(Small Intestine Bacterial Overgrowth)

What is SIBO?
SIBO is a condition where the small intestine – for whatever reason – has an overgrowth of bacteria or yeast, or both. It really should be called Small Intestine Microbial Overgrowth.

Often these patients have been labeled as “Irritable Bowel Syndrome”. In a meta-analysis of major IBS studies, 50 to 70% of IBS patients had SIBO when they went back through the data. Dr.’s Pimental and Hall (Cedar St Sinai) found SIBO as an underlying cause of 78% of their IBS patients.

SIBO has only been on the radar since about 2006/2007.

How does one get SIBO?
SIBO can have many causes.
The leading trigger for SIBO is food poisoning. Further secondary triggers include:
1. Bacteria or yeast may have migrated up from the large intestine.
2. Low Hydrochloric acid production, thus there’s not enough acidity and it allows bugs to grow.
3. SIBO may also be a result of routine antacid use and so the pH has changed and allows overgrowth.
4. It could be from chronic constipation and/or slow peristalsis as in gastroparesis (diabetes or neurological damage), or bile insufficiency which can slow transit time.
5. Resection or incompetence of the ileocecal valve between the small and large intestine.
6. Suppressed immunity which allows overgrowth of bugs – think stress, steroids or other immune suppressing drugs.
7. Intestinal strictures which can result in a diminished flow; allows for buildup and stagnation. This is common in Crohn’s disease.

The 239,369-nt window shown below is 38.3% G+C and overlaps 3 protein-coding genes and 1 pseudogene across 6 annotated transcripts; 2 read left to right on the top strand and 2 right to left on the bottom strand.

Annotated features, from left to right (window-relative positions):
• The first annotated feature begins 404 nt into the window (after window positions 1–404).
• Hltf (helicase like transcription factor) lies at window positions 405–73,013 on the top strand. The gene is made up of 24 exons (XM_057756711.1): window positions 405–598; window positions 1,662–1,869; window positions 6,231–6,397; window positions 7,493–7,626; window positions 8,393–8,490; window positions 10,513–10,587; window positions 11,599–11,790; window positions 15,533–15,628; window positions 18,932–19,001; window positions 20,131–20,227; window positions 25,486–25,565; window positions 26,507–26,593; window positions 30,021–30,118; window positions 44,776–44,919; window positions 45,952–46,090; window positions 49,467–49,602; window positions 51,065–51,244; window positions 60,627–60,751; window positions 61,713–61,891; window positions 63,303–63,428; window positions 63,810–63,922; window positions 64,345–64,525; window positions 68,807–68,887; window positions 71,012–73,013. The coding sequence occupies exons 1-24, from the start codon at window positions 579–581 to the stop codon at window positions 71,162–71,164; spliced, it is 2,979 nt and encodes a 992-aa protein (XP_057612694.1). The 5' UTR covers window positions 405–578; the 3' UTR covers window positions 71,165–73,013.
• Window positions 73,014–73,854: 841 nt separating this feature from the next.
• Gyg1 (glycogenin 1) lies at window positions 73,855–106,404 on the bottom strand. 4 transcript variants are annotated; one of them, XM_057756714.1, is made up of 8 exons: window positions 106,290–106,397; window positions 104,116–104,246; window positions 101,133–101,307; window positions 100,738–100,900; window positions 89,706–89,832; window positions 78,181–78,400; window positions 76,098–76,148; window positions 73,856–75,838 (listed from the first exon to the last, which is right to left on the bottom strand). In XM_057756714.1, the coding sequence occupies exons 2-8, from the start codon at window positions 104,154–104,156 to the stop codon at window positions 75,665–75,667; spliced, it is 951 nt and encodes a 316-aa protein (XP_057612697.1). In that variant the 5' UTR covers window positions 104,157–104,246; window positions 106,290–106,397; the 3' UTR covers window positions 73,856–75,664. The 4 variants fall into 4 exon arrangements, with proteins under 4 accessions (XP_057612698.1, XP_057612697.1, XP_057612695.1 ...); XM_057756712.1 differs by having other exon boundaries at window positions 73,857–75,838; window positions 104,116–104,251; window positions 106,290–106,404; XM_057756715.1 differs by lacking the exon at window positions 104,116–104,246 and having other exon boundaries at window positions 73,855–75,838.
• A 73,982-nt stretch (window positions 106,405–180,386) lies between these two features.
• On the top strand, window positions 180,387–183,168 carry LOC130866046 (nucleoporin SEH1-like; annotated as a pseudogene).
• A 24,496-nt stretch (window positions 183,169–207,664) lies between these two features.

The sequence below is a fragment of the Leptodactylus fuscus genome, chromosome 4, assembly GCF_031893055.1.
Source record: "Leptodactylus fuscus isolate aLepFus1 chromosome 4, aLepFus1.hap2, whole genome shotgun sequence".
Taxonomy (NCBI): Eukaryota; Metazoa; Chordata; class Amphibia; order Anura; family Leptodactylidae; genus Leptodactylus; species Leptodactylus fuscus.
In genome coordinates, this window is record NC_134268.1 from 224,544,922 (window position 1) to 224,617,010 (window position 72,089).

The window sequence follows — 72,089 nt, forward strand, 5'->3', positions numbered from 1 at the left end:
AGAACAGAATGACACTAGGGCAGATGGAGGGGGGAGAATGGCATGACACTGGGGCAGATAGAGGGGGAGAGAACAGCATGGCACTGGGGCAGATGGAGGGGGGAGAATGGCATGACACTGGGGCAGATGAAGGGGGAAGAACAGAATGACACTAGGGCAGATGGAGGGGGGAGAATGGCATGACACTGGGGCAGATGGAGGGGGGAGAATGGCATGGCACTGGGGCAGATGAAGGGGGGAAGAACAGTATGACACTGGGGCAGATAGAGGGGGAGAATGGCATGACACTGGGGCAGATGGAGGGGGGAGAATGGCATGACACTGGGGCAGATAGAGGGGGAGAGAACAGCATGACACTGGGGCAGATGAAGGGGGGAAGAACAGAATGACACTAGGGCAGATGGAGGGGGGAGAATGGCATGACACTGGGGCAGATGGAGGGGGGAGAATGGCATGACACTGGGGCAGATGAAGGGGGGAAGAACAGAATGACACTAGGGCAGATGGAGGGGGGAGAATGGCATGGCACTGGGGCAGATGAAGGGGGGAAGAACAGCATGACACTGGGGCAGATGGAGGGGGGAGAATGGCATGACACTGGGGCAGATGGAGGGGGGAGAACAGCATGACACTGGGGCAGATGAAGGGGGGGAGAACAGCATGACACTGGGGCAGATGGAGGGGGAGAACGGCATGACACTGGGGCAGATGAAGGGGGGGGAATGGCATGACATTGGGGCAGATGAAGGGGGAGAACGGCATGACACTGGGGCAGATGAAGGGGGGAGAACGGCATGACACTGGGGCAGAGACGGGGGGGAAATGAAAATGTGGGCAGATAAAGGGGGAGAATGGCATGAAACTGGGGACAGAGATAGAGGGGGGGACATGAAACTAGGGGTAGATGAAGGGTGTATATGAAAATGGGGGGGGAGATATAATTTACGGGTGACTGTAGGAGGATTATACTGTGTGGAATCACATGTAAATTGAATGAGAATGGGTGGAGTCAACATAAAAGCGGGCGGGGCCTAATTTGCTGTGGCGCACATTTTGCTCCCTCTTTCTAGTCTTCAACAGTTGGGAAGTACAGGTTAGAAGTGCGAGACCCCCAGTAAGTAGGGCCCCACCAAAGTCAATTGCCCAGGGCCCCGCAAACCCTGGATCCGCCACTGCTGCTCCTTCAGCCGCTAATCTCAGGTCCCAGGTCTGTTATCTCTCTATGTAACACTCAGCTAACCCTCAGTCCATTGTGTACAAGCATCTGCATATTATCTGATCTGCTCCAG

8. Heavy metal toxicity.

What are the symptoms of SIBO?
Symptoms of SIBO are similar to that of Irritable Bowel Syndrome, such as intestinal gas, bloating, distention, discomfort, diarrhea, constipation, abdominal pain, steatorrhea (when BM’s float because fat is malabsorbed), and weight loss (due to malabsorption). Fatigue and lethargy are common complaints.

Symptoms vary due to the amount and type of microbes. SIBO can mimic Celiac disease. Certain carbohydrates and whole wheat products make it worse since the fibers are fermented in the distal small intestine so patients may notice they can eat white bread or some white rice but not whole wheat bread or brown rice.

What are the complications of SIBO?
Nutrient malabsorption occurs as a result of “overcrowded” working conditions and no one is getting their chores done. The bacteria also produce “toxins” and these toxins damage and inflame the small intestine further. Additionally, the bacteria “eat” the vitamin B12 so it is often sub-optimal or frankly deficient in the patient. Complications:
• Macrocytic anemia (B12 deficiency).
• Microcytic anemia (iron deficiency).
• Osteopenia or osteoporosis as minerals & Vitamin D are malabsorbed.
• Osteomalacia (softening of new bone formed due to defective mineralization of Phosphorus, Mg, and Ca). Osteomalacia manifests as achy bones and muscle weakness.
• Night blindness as fat soluble vitamin A is malabsorbed.
• Low protein stores/protein losing bowel disease.

How is SIBO diagnosed?
• Jejunal aspirate; which is invasive, costly, and has low accuracy according to Dr. Gerald Mullen, Johns Hopkins Gastroenterologist.
• A breath test measuring hydrogen and methane production. It is important to test for methane in addition to hydrogen since the treatments are different. Recently a test for sulfur producing bacteria has also become available.